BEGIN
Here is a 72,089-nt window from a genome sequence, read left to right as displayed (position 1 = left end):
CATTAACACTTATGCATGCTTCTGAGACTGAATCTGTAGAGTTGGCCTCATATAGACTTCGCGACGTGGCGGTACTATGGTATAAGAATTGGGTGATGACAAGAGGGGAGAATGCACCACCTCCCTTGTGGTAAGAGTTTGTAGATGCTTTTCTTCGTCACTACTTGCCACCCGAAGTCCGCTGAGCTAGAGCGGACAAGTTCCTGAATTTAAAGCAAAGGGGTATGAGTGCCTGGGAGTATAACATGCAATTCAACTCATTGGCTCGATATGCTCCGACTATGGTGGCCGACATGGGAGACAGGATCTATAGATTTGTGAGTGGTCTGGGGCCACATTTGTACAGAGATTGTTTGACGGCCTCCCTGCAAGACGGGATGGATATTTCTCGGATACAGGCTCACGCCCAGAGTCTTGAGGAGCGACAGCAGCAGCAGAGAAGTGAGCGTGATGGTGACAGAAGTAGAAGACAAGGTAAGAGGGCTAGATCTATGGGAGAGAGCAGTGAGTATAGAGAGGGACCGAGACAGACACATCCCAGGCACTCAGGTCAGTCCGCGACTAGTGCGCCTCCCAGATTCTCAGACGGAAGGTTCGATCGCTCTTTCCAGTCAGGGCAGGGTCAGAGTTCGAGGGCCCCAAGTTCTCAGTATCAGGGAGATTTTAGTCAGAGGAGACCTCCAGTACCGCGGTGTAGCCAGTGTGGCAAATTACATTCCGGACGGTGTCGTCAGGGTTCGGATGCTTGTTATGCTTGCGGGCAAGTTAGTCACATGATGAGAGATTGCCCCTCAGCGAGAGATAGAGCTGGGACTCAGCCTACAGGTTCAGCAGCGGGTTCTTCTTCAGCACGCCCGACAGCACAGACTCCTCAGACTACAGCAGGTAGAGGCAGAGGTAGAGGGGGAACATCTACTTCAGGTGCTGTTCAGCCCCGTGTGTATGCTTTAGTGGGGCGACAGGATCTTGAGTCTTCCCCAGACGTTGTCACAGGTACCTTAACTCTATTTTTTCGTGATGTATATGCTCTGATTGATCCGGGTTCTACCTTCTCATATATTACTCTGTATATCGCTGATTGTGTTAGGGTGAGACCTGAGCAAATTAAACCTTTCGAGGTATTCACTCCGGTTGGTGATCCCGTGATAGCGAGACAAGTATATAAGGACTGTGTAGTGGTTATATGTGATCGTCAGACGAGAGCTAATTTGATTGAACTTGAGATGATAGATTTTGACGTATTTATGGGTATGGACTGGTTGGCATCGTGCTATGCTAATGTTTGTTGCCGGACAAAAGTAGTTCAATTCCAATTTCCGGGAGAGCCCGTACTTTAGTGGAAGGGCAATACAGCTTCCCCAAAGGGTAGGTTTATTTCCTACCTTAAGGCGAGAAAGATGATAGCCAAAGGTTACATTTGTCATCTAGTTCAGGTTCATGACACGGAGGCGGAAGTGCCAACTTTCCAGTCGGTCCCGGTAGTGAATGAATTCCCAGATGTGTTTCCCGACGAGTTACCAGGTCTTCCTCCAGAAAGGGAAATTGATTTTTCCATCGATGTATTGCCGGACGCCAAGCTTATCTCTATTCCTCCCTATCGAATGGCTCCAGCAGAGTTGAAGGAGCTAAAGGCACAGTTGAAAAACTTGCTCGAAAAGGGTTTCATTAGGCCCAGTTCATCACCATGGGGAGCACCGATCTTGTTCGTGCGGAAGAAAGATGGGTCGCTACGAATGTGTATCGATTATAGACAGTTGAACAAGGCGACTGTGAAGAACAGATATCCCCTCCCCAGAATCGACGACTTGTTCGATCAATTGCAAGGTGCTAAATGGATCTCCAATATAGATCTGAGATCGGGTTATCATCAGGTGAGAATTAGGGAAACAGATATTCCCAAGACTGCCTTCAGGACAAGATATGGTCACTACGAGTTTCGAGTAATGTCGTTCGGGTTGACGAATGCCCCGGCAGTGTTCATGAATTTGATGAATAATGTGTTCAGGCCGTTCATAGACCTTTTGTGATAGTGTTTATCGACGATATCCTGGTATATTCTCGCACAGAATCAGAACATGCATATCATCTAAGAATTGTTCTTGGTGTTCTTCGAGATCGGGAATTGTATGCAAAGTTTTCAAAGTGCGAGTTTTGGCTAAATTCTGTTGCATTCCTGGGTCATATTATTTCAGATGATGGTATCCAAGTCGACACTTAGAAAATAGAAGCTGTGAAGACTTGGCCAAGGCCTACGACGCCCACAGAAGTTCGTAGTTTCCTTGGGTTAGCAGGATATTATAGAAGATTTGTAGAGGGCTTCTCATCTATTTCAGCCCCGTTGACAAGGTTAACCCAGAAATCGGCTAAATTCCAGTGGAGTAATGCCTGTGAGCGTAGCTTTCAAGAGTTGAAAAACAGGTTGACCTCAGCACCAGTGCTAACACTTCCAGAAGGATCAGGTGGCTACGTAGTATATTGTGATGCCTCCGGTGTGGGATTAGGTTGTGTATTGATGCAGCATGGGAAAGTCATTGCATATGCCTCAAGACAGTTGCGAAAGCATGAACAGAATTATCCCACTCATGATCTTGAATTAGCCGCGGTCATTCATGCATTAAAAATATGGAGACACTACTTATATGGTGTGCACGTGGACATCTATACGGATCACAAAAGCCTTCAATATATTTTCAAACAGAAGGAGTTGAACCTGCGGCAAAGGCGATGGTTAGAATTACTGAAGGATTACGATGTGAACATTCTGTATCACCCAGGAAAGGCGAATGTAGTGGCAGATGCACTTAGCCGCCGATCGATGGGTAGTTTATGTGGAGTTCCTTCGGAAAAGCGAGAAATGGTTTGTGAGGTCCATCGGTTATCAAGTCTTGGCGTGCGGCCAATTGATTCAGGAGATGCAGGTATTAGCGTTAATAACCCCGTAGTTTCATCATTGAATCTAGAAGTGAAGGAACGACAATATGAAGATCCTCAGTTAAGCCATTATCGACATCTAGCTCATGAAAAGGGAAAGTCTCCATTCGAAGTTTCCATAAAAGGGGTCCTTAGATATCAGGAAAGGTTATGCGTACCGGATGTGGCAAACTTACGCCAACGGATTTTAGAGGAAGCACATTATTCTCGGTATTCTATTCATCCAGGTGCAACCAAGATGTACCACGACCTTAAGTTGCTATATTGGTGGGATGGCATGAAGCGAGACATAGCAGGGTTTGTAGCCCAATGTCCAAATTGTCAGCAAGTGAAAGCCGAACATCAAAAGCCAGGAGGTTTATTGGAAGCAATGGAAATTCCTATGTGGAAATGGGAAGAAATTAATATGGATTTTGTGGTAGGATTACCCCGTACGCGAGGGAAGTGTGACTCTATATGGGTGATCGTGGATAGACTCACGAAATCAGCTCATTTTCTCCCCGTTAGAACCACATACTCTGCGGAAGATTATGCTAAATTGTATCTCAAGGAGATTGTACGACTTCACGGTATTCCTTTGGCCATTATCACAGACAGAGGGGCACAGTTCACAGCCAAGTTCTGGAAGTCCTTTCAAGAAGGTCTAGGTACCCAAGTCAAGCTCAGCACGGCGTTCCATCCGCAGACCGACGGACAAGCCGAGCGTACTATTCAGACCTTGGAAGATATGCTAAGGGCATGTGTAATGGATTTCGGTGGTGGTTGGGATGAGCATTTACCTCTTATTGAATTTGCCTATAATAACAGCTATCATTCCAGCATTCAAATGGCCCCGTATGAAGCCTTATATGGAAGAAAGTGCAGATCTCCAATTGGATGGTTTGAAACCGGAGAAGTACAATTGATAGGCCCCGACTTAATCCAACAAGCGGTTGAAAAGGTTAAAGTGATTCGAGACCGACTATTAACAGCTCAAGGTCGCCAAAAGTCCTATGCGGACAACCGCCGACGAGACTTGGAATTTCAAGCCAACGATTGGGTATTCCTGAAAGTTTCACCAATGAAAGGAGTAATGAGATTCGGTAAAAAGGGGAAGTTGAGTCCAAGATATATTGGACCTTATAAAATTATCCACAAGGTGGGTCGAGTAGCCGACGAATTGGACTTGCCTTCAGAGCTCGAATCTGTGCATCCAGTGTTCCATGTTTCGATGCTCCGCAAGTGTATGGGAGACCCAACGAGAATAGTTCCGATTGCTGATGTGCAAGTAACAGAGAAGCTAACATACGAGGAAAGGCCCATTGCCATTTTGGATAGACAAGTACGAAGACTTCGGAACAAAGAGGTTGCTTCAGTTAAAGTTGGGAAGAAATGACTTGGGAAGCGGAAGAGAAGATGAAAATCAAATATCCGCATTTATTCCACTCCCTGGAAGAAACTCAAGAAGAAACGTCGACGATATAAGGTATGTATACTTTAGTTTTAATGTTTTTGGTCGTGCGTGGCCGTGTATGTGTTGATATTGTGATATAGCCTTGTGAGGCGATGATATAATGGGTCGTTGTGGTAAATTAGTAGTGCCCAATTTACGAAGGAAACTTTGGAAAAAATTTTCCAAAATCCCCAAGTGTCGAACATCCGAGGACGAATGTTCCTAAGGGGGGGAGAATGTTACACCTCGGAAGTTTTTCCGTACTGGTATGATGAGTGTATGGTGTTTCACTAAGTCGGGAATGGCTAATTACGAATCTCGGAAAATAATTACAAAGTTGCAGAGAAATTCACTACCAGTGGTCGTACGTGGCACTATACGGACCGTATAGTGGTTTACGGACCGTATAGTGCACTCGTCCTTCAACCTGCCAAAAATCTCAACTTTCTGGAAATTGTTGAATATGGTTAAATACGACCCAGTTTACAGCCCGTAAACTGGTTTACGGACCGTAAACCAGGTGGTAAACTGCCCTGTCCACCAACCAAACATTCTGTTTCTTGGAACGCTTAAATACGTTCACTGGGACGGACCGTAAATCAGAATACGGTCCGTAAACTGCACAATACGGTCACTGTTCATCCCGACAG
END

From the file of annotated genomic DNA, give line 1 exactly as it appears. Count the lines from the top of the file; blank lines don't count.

Here is a 72,089-nt window from a genome sequence, read left to right as displayed (position 1 = left end):